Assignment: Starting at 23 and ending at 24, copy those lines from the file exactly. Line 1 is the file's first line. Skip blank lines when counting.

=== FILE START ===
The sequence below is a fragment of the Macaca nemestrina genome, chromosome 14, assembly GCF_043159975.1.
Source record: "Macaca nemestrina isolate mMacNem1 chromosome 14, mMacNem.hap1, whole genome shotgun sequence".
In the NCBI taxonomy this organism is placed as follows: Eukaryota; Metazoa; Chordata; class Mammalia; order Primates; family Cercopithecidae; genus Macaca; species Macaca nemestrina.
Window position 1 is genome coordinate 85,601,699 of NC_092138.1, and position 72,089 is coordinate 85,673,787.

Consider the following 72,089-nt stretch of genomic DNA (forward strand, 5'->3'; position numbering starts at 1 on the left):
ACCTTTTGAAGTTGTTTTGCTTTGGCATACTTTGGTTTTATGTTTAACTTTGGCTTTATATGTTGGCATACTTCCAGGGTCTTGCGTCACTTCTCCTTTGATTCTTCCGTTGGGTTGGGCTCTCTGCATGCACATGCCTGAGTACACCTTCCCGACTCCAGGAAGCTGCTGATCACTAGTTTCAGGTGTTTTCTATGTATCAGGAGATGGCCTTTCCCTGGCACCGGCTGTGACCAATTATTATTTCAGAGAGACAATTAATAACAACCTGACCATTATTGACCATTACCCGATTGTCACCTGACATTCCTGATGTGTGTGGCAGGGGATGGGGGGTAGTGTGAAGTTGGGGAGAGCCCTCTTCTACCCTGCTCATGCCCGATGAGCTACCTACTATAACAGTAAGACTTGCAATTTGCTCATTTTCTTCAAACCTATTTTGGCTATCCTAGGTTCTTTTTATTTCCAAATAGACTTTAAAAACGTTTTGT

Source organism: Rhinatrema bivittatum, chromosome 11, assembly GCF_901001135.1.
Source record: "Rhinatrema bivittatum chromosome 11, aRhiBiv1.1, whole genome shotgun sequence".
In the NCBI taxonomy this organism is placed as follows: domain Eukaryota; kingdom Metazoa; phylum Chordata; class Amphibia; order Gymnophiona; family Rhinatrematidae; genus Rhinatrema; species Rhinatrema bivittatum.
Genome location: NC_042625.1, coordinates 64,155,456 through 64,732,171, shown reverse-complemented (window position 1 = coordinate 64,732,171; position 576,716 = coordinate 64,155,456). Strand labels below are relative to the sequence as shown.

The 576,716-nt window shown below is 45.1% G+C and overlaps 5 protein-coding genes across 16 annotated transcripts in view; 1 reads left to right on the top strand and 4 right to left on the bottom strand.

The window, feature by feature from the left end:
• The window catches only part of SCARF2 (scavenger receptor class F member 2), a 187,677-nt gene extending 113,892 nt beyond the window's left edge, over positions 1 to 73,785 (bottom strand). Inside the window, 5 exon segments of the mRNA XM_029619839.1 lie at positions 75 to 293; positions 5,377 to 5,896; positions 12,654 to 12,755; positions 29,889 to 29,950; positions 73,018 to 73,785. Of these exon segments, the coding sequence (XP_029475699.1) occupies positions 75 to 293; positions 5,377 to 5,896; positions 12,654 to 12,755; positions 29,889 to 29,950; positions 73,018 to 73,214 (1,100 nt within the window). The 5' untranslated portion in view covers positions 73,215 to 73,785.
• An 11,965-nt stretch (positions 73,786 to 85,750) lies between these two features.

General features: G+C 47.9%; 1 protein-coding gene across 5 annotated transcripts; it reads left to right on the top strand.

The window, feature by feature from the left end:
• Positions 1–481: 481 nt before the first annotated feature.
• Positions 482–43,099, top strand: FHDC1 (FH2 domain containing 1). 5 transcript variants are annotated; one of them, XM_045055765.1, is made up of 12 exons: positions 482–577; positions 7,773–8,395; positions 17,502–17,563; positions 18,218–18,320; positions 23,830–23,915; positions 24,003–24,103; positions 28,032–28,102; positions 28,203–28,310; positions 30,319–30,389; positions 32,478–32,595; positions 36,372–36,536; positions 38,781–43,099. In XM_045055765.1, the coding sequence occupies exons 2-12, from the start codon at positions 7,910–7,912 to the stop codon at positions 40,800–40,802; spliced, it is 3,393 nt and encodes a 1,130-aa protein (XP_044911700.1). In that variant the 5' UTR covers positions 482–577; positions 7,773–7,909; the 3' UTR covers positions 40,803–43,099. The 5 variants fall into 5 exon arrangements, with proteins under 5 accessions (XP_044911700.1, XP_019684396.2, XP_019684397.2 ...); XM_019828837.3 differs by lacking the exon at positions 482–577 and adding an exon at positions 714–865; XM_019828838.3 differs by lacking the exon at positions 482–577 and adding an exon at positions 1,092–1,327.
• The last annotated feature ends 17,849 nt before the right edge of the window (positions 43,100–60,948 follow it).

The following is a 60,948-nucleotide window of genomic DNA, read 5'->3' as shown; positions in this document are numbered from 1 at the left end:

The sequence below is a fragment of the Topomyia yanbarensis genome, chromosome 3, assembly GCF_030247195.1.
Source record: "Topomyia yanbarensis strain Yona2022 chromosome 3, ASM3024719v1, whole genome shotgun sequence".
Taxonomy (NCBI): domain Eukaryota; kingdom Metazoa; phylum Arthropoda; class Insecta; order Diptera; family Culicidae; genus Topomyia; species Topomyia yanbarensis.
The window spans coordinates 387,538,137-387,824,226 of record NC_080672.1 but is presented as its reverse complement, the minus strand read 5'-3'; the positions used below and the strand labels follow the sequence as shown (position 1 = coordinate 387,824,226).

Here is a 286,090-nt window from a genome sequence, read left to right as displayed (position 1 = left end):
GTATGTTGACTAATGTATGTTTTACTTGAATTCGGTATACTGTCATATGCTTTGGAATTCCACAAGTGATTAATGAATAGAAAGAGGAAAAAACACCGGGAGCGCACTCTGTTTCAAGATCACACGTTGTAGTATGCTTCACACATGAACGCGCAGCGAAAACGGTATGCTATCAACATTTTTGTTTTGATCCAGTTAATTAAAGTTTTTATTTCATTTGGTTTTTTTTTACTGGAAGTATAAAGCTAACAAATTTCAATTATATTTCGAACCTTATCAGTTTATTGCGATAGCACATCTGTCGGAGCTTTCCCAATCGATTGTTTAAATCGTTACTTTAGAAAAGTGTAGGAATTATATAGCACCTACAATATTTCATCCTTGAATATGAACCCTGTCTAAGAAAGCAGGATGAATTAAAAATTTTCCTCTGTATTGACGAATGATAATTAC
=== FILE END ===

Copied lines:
Taxonomy (NCBI): domain Eukaryota; kingdom Metazoa; phylum Arthropoda; class Insecta; order Diptera; family Culicidae; genus Topomyia; species Topomyia yanbarensis.
The window spans coordinates 387,538,137-387,824,226 of record NC_080672.1 but is presented as its reverse complement, the minus strand read 5'-3'; the positions used below and the strand labels follow the sequence as shown (position 1 = coordinate 387,824,226).